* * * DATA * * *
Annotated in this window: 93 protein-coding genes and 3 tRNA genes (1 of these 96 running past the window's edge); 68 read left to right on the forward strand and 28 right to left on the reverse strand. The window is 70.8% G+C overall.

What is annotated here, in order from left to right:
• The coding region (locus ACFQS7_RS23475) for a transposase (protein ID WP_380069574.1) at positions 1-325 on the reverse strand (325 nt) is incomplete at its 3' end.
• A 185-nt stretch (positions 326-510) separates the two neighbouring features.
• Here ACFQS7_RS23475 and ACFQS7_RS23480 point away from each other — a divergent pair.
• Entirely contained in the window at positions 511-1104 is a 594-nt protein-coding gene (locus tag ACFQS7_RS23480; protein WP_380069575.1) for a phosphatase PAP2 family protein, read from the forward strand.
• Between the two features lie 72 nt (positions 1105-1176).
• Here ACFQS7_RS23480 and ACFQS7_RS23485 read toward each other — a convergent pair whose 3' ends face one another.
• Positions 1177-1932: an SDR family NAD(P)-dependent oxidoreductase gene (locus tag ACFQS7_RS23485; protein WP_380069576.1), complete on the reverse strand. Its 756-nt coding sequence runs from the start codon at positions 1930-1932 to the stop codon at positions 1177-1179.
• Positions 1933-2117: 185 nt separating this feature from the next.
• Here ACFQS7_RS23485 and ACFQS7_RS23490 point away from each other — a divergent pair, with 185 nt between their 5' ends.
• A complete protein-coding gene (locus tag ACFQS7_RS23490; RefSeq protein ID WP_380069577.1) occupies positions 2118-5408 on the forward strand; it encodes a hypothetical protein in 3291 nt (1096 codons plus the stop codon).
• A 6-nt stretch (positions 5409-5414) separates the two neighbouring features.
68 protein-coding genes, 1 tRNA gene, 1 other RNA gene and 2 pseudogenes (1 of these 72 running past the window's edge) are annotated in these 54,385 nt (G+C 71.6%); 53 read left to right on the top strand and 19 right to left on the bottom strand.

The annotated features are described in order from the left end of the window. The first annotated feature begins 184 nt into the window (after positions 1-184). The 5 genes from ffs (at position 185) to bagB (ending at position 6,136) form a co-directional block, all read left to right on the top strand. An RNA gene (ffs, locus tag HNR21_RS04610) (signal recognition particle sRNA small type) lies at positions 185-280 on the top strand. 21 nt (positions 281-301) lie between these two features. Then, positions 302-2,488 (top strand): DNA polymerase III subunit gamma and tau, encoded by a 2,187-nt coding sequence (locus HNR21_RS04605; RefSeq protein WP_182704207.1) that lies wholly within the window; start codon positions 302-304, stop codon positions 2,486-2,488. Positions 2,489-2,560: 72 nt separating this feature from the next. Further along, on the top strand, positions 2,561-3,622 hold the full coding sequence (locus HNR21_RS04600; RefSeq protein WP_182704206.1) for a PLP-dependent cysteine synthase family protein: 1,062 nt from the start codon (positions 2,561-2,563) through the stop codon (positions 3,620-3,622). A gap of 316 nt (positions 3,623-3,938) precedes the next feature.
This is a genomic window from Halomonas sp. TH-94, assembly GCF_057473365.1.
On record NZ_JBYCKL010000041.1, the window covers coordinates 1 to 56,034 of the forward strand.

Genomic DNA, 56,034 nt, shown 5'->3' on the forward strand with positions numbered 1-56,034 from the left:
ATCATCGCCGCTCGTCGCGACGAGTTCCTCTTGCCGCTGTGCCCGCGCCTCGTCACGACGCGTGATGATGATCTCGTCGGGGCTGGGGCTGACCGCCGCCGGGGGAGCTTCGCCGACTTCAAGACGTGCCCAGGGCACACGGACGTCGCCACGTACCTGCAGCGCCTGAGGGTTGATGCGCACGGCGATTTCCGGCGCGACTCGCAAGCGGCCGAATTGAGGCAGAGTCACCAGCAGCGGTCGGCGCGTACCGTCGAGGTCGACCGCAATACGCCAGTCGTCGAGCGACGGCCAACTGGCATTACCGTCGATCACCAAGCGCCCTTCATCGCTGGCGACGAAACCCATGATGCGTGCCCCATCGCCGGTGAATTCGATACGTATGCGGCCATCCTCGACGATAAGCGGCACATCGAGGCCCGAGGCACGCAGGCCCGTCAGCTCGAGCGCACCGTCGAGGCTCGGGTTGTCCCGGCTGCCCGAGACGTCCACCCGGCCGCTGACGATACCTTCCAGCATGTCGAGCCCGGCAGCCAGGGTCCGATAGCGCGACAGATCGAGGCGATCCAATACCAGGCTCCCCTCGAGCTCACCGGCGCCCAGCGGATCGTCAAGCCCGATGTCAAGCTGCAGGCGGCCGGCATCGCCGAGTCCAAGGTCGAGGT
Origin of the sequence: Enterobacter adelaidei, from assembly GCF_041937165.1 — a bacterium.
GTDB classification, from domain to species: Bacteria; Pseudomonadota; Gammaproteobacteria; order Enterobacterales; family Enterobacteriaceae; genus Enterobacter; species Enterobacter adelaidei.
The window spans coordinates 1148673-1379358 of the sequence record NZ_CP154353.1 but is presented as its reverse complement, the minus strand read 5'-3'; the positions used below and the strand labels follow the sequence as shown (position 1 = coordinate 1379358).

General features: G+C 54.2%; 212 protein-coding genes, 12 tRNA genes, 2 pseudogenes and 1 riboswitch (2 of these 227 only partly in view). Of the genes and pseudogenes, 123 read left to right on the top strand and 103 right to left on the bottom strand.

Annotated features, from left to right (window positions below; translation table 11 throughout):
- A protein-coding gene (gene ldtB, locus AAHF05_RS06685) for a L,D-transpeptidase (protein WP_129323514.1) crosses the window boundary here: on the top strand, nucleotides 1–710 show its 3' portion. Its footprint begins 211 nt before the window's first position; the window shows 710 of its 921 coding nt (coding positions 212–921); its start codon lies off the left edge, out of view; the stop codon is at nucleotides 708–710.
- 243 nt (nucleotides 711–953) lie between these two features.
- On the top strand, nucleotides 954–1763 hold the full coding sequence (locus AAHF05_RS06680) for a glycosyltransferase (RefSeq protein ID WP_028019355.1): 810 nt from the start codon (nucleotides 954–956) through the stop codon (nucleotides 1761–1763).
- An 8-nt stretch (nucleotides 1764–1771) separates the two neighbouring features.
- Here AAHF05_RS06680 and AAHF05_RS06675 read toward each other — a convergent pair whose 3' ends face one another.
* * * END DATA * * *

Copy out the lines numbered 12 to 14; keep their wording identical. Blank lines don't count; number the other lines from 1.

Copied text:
• A complete protein-coding gene (locus tag ACFQS7_RS23490; RefSeq protein ID WP_380069577.1) occupies positions 2118-5408 on the forward strand; it encodes a hypothetical protein in 3291 nt (1096 codons plus the stop codon).
• A 6-nt stretch (positions 5409-5414) separates the two neighbouring features.
68 protein-coding genes, 1 tRNA gene, 1 other RNA gene and 2 pseudogenes (1 of these 72 running past the window's edge) are annotated in these 54,385 nt (G+C 71.6%); 53 read left to right on the top strand and 19 right to left on the bottom strand.